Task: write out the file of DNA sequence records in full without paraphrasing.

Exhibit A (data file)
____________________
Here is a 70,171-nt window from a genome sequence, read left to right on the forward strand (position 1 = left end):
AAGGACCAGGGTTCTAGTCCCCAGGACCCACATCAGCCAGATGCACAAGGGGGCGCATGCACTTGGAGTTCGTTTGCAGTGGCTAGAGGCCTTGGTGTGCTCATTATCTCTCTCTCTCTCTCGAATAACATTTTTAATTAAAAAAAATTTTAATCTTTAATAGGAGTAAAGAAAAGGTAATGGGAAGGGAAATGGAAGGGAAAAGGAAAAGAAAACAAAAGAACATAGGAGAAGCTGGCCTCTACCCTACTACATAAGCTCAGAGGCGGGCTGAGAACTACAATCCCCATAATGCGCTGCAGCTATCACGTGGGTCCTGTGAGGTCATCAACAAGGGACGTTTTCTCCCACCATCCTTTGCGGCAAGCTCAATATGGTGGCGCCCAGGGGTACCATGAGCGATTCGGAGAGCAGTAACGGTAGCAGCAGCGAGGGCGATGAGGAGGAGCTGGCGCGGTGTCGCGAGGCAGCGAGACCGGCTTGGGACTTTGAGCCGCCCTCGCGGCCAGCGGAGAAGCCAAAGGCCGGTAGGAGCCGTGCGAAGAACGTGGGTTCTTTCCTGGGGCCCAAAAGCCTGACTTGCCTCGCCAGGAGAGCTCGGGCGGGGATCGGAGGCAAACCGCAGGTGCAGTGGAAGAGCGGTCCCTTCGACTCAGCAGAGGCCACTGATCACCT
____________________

Here is a 70,171-nt window from a genome sequence, read left to right on the forward strand (position 1 = left end):
AAGGACCAGGGTTCTAGTCCCCAGGACCCACATCAGCCAGATGCACAAGGGGGCGCATGCACTTGGAGTTCGTTTGCAGTGGCTAGAGGCCTTGGTGTGCTCATTATCTCTCTCTCTCTCTCGAATAACATTTTTAATTAAAAAAAATTTTAATCTTTAATAGGAGTAAAGAAAAGGTAATGGGAAGGGAAATGGAAGGGAAAAGGAAAAGAAAACAAAAGAACATAGGAGAAGCTGGCCTCTACCCTACTACATAAGCTCAGAGGCGGGCTGAGAACTACAATCCCCATAATGCGCTGCAGCTATCACGTGGGTCCTGTGAGGTCATCAACAAGGGACGTTTTCTCCCACCATCCTTTGCGGCAAGCTCAATATGGTGGCGCCCAGGGGTACCATGAGCGATTCGGAGAGCAGTAACGGTAGCAGCAGCGAGGGCGATGAGGAGGAGCTGGCGCGGTGTCGCGAGGCAGCGAGACCGGCTTGGGACTTTGAGCCGCCCTCGCGGCCAGCGGAGAAGCCAAAGGCCGGTAGGAGCCGTGCGAAGAACGTGGGTTCTTTCCTGGGGCCCAAAAGCCTGACTTGCCTCGCCAGGAGAGCTCGGGCGGGGATCGGAGGCAAACCGCAGGTGCAGTGGAAGAGCGGTCCCTTCGACTCAGCAGAGGCCACTGATCACCT